Anatomical evidence, supported by molecular, physical, and genetic evidence, demonstrates that seahorses are highly modified pipefish. The fossil record of seahorses, however, is very sparse. The best known and best studied fossils are specimens of H. guttulatus (though literature more commonly refers to them under the synonym of H. ramulosus), from the Marecchia River Formation of Rimini Province, Italy, dating back to the Lower Pliocene, about 3 million years ago. The earliest known seahorse fossils are of two pipefish-like species, H. sarmaticus and H. slovenicus from the coprolitic horizon of Tunjice Hills, a middle Miocene lagerstätte in Slovenia dating back about 13 million years. Molecular dating finds that pipefish and seahorses separated during the Late Oligocene. This has led to speculation that seahorses evolved in response to large areas of shallow-water, newly created as the result of tectonic events. The shallow water allowed the expansion of seagrass habitats that selected for the camouflage offered by the seahorses’ upright posture. These tectonic changes occurred in the Western Pacific Ocean suggesting an origin there with molecular data suggesting two later and separate invasions of the Atlantic Ocean.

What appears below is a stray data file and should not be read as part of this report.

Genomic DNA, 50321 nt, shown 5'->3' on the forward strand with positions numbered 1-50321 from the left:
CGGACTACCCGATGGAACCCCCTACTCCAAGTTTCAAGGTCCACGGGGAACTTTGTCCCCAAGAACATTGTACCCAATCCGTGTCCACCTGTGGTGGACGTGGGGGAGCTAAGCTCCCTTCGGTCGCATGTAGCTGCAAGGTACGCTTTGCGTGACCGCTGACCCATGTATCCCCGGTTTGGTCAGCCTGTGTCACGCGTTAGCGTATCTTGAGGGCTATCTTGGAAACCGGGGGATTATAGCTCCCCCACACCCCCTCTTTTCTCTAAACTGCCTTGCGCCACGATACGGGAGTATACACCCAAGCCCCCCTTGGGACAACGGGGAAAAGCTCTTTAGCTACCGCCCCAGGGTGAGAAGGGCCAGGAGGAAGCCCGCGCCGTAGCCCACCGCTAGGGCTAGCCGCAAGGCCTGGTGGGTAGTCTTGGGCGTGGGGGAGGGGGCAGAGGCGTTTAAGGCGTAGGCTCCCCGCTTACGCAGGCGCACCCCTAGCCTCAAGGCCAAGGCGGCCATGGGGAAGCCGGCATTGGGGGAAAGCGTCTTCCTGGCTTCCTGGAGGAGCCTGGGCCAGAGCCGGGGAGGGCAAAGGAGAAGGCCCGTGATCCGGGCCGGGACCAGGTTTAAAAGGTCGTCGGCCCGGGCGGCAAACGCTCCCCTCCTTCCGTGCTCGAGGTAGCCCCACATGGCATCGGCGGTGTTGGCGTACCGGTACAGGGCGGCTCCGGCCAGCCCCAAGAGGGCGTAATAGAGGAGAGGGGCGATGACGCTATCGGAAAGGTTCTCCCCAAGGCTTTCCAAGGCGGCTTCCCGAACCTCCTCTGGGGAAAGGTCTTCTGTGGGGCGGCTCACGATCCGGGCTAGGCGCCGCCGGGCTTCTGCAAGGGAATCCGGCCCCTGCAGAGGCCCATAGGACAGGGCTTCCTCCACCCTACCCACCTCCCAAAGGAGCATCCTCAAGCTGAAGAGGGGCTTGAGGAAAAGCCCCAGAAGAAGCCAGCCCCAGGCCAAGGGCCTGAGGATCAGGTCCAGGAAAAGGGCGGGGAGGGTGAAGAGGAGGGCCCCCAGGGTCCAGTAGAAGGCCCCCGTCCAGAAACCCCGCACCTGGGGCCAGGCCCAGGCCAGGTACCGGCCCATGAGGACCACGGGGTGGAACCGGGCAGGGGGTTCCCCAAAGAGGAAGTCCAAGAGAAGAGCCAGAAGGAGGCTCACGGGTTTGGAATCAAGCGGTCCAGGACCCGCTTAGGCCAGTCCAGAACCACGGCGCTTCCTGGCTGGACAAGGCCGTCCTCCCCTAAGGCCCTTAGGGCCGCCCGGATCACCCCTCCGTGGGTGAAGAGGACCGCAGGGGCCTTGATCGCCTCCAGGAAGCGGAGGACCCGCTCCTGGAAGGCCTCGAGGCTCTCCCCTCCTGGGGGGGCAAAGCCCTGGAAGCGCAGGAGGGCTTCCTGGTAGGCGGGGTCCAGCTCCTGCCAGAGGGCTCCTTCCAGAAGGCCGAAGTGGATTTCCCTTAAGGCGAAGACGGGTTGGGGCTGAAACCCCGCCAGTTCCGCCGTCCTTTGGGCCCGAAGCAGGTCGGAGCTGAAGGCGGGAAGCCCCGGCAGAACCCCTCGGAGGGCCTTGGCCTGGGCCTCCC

The male seahorse is equipped with a brood pouch on the ventral, or front-facing, side of the tail. When mating, the female seahorse deposits up to 1,500 eggs in the male's pouch. The male carries the eggs for 9 to 45 days until the seahorses emerge fully developed, but very small. Once the seahorses are released into the water, the male's role is done and he offers no further care and often mates again within hours or days during the breeding season.